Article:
We are going on our annual summer hiatus from now until the beginning of the Fall 2013 semester, and we will not be publishing any more blog posts until that time. We wish you the best for the rest of the summer!
This past Fall semester, English student Jessica Berg contributed two posts in which she discussed her experiences studying abroad in Ghana. You can read those previous entries here and here. In her latest blog post, Jessica reflects on her experiences after being back in the US for several months and discusses the way traveling to Ghana has shaped her thinking.
It’s easy to list the tangible facts I’ve learned about Ghana. Information about the culture, language, politics, and art can be categorized and discussed without much difficulty, although the sheer number of details I could recount requires too much time and space to do Ghana much justice in a blog post. The hardest part about understanding my time abroad hasn’t been understanding the physical facts about Ghana, but coming to terms with the changes I’ve made as an individual and the different perspectives I’ve acquired. While it’s considerably more challenging to explain this part of studying abroad, I think it’s an important thing to do. After spending a semester back in the United States, readjusting to the usual routine, I’ve had time to gather my thoughts, and I’d like to share the most worthwhile things Ghana has taught me.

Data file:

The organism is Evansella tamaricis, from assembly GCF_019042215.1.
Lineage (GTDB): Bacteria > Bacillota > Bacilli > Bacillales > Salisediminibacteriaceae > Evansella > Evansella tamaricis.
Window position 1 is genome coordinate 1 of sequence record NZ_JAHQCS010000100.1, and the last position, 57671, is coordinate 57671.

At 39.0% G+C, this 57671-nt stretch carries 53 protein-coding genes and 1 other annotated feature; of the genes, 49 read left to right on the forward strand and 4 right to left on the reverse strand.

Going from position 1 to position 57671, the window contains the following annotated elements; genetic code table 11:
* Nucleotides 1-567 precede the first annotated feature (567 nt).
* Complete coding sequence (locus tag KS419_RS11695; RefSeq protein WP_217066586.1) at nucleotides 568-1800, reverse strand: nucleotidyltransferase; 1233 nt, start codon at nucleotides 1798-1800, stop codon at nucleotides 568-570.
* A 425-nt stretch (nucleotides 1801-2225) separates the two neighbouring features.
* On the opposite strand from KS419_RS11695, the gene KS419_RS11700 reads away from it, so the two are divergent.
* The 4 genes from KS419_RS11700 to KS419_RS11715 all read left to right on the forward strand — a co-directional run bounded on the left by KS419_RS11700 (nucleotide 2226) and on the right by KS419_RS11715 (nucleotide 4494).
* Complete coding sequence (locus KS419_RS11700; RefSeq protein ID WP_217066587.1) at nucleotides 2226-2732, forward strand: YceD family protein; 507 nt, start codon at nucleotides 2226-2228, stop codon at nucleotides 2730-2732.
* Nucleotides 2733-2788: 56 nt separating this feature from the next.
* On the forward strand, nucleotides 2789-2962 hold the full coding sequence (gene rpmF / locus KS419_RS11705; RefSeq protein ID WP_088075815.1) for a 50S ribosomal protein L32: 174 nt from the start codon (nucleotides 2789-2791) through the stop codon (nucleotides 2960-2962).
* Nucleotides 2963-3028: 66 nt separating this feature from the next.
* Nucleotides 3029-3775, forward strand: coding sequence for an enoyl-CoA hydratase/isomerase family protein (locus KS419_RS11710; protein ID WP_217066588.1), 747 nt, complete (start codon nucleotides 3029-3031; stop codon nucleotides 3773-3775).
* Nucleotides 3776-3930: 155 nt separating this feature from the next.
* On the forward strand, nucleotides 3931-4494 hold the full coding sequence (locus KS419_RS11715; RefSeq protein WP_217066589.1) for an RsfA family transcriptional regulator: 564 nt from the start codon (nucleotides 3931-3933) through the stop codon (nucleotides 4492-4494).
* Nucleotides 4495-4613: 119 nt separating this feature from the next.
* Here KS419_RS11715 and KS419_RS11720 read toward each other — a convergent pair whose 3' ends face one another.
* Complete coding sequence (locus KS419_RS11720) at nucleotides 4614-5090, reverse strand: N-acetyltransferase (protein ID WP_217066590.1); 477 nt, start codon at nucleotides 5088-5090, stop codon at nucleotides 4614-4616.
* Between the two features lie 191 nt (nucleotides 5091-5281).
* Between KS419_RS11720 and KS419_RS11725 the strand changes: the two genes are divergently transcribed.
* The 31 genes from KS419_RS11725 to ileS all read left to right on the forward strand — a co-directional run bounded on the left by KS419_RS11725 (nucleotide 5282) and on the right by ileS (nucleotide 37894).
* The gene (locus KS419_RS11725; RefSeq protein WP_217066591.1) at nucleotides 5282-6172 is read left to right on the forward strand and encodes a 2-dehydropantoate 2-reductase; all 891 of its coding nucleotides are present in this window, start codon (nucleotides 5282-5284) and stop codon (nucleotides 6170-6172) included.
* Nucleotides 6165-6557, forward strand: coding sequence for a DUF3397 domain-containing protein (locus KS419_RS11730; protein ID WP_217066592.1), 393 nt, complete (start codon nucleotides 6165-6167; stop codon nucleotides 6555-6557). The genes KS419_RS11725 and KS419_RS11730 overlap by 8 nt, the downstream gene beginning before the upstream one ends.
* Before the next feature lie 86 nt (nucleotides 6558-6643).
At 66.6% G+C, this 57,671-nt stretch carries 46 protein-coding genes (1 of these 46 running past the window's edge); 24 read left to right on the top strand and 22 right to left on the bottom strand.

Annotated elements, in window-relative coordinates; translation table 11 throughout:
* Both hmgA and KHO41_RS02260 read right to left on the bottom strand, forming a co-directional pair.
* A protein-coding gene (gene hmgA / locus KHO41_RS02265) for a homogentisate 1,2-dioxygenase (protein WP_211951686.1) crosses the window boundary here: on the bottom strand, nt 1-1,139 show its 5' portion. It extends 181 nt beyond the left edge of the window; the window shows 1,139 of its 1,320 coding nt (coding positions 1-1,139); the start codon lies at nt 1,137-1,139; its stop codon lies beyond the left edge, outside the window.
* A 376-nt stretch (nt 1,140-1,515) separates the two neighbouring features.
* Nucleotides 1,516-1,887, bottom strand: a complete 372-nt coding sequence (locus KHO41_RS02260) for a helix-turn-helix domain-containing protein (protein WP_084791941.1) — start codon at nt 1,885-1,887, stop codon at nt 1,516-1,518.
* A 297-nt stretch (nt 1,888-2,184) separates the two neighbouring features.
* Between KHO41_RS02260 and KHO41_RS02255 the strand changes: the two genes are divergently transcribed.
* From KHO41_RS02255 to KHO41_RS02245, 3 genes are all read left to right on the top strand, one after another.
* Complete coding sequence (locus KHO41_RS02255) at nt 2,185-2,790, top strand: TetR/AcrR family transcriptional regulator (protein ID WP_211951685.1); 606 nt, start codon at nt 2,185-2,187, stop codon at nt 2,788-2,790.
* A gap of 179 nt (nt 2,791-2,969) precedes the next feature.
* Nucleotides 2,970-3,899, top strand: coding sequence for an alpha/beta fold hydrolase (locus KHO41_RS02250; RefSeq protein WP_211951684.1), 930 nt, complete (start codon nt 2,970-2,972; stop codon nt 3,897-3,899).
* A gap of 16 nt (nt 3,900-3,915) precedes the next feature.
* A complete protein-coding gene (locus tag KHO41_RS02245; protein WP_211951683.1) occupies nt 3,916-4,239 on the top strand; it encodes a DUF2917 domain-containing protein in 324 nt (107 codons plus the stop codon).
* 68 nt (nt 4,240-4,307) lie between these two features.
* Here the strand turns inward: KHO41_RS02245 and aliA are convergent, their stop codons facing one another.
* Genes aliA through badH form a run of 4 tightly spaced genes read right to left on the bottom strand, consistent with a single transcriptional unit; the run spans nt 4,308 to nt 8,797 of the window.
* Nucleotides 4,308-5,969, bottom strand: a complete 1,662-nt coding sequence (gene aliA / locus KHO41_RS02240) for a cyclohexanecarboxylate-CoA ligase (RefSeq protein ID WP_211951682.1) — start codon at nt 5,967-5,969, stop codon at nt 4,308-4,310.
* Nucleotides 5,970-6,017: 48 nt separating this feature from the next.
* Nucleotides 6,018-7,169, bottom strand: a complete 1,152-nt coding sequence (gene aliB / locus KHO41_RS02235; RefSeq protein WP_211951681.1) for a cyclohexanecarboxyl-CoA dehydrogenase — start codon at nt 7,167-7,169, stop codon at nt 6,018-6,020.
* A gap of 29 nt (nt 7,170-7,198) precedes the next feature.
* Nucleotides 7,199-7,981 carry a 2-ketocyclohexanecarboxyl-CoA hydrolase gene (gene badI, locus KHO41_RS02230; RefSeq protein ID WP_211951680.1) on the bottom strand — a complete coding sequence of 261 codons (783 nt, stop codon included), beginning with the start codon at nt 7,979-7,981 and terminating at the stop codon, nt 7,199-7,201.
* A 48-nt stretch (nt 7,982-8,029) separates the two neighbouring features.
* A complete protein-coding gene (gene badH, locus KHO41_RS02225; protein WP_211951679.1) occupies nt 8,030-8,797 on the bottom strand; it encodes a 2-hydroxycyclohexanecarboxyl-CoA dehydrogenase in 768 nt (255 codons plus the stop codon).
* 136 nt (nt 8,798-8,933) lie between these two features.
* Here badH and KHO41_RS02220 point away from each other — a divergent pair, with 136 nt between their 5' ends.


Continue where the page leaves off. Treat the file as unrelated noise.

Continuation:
On February 21st, Dr. Adam Beach and English department intern Tyler Fields attended the Ball State Job Fair to ask employers about their views of job candidates who hold a degree in English. In this post, Tyler writes about the suggestions of the company recruiters for ways that English majors can make themselves more marketable. Click here for Dr. Beach’s previous post about the recruiters’ positive views of English majors.
From parents of prospective students to graduates entering the job market, many find themselves asking the same question, “What do you do with a BA in English?” A creative writing major myself, I have asked my share of similar questions; however, after visiting Ball State’s job fair this past February with English Department Assistant Chair Dr. Beach, I discovered that the answer is, “Quite a lot, actually.” After visiting 30 job fair booths and talking with representatives, Dr. Beach and I began to notice the distinct pattern that many professions – ranging from insurance to media – were not only accepting of the idea of hiring an English major, but were often excited about the prospect. Many representatives noted a lacking skillset in their work force such as communication, critical thinking, and leadership among others. The English major can offer many of these skills and also allows for unique customization, where many other majors cannot. The question should not be, “What can I do with a BA in English?” but rather, “How can I enhance my BA in English?”